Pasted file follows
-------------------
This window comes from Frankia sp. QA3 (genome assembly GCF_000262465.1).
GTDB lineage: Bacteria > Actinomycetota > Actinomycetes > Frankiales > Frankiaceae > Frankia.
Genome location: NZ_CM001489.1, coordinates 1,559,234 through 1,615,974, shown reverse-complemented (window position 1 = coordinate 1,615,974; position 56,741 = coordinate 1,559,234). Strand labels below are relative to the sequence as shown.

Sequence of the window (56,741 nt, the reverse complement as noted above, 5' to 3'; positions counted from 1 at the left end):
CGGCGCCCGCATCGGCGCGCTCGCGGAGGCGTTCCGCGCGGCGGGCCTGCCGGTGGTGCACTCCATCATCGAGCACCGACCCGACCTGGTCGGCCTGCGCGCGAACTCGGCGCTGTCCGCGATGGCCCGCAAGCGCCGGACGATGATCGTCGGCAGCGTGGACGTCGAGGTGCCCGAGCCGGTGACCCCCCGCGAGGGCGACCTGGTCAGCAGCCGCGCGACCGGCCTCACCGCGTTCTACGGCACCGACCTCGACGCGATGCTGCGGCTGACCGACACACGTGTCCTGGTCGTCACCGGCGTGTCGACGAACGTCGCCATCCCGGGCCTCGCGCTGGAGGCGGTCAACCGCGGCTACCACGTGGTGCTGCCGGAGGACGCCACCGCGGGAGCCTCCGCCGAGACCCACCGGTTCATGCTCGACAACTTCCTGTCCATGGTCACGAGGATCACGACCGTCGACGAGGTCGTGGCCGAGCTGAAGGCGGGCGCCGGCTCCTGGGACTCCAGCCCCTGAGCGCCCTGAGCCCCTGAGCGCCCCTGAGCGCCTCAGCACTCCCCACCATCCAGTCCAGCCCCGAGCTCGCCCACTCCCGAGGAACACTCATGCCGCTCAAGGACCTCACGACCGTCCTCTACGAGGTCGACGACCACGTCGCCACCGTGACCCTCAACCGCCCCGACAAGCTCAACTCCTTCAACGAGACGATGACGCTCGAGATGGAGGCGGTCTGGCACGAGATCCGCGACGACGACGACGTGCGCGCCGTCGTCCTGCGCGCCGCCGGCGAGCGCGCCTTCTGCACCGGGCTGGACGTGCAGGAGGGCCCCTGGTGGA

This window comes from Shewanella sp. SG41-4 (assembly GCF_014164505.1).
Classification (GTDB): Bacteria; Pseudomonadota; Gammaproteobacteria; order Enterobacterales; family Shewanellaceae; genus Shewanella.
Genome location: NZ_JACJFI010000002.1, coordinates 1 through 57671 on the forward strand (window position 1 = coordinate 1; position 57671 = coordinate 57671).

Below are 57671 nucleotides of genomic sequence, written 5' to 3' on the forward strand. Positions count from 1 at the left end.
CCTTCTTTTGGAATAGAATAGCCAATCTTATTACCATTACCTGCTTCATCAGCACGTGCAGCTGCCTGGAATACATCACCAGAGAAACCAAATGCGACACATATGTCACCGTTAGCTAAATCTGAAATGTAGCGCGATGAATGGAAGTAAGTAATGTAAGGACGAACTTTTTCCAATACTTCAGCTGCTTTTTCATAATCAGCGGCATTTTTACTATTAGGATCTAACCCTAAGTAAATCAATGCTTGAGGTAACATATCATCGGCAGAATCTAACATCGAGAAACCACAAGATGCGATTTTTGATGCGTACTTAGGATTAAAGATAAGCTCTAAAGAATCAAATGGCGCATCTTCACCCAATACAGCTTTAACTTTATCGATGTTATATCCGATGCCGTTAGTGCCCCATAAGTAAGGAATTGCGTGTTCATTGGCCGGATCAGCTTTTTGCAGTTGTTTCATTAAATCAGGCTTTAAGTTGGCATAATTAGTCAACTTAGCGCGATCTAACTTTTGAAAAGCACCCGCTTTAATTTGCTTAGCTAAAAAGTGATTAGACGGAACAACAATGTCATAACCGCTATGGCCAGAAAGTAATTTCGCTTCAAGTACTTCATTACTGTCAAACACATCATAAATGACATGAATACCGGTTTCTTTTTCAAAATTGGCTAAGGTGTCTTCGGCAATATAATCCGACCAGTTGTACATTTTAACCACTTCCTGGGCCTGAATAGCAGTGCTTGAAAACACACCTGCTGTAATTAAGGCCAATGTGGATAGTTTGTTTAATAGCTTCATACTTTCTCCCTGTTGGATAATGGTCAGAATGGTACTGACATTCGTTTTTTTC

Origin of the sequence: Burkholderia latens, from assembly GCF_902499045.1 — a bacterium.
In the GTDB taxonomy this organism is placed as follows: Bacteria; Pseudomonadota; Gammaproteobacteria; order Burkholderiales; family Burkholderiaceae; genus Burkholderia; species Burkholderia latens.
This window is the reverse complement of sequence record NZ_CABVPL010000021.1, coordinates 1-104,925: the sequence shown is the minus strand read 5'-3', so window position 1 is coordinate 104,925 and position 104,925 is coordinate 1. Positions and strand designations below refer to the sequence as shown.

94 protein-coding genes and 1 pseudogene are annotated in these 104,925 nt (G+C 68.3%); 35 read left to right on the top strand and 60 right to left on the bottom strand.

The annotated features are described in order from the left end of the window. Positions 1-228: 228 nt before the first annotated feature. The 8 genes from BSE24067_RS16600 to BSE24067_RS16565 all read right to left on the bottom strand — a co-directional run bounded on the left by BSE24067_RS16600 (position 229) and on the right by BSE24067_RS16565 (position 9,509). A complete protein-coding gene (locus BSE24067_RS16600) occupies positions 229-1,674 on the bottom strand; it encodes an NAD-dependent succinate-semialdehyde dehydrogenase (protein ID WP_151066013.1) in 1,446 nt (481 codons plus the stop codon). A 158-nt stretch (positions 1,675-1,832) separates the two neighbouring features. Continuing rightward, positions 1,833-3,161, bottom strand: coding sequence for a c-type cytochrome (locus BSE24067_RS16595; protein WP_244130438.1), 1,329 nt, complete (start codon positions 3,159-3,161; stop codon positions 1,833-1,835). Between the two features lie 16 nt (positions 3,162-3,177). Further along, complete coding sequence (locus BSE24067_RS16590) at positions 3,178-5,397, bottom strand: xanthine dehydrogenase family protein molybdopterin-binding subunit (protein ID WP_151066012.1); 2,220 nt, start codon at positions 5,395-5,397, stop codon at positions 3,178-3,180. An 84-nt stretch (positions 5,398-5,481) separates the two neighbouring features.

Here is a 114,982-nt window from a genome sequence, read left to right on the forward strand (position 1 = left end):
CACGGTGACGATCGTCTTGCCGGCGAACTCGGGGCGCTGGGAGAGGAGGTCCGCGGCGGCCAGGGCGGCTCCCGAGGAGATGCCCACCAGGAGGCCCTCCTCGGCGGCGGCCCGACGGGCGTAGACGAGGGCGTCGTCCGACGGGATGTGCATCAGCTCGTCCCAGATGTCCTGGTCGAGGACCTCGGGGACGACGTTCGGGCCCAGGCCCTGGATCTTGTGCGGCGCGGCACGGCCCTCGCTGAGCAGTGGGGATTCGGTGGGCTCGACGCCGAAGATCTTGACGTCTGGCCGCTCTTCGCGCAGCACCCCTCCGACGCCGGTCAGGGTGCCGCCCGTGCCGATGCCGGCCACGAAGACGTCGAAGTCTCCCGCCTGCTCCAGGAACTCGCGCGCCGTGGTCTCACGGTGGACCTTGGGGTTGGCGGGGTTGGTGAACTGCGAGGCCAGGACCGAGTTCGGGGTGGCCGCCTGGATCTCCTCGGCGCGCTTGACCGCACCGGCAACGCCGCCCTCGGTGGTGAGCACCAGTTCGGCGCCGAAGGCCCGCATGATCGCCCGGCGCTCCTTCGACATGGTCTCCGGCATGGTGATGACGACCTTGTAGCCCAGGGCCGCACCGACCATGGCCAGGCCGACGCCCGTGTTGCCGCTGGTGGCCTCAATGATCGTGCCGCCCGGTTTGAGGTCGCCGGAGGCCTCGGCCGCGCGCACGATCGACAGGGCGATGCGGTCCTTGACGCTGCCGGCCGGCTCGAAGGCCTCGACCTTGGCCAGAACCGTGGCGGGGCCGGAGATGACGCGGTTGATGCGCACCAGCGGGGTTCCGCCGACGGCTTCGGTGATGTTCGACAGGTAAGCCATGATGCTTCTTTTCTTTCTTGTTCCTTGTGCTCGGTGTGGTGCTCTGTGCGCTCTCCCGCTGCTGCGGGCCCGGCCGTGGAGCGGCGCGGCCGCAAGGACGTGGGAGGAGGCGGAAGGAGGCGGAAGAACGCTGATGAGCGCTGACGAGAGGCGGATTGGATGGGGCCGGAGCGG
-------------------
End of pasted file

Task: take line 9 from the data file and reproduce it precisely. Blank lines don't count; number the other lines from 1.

Below are 57671 nucleotides of genomic sequence, written 5' to 3' on the forward strand. Positions count from 1 at the left end.